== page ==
A two-seam fastball is a pitch in baseball and softball. It is a variant of the straight fastball. The pitch has the speed of a fastball and can also include late-breaking action caused by varying the pressure of the index and middle fingers on the ball.
Several grips are used for a two-seam fastball, the most common of which is to place the index and middle fingers along the seams where they are closest together (where the horseshoes point in towards each other) with the thumb placed directly below on the leather with the rear of the thumb just touching the bottom near seam. The arm action is identical to a four-seam fastball, although the hand action differs slightly. Typically, the two-seam has more movement if the pitcher applies index fingertip pressure, or holds the baseball deeper in the hand. Both techniques cause the ball to spin out of the hand off-center and away from the pitcher, similar to the spin of a changeup.
The two-seam fastball often is perceived to be slower than the four-seam fastball, but the slight pronation of the hand and off-center spin on the ball carries the ball down and toward the pitcher's dominant side, down and to the right for right-handers, and down and to the left for left-handers.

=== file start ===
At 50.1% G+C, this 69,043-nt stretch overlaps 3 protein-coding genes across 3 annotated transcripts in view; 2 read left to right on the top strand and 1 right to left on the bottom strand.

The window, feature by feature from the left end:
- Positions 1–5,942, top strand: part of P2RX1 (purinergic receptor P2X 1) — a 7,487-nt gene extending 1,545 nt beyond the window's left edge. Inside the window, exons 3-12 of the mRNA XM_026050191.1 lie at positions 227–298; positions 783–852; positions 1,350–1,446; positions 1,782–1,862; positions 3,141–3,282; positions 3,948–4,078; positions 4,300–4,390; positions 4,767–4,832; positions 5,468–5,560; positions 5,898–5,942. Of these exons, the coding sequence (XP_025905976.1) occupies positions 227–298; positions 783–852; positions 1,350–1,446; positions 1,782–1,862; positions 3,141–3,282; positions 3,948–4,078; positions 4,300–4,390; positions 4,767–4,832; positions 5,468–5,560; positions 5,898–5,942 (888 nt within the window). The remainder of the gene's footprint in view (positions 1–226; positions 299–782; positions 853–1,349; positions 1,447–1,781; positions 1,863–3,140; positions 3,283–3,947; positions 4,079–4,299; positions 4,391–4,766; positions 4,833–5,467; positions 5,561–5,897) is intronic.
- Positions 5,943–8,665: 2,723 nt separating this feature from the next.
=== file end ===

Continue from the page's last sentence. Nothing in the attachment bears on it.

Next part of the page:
A two-seam fastball that has a high horizontal break and drops less is often referred to as a running fastball. It is often higher in average velocity than a traditional two-seamer.
The two-seam fastball appears to have more movement than a four-seam fastball, but can be more difficult to master and control. The amount of break on the pitch varies greatly from pitcher to pitcher depending on velocity, arm slot angle, and pressure points of the fingers. The two-seamer is a very natural pitch to throw, and is often taught to pitchers at a very early age. Its use is widespread throughout all levels of baseball, and most pitchers at any level have a two-seamer in their repertoire. Many pitchers, especially those without exceptional velocity, prefer a two-seam fastball to the four-seam because of its movement at the plate. However, power pitchers such as Justin Verlander combine control, high velocity, and break to make the two-seamer one of the most effective pitches in baseball.
The velocity of this pitch also varies greatly from pitcher to pitcher. At the major collegiate level and higher, two-seam fastballs are typically thrown in the low 90s (MPH), but with much variation. Pitchers such as Greg Maddux, Bob Stanley, Brandon McCarthy, David Price, Eddie Guardado and Marcus Stroman are notable for having success at the major-league levels with two-seam fastballs in the mid 80s to lower 90s.
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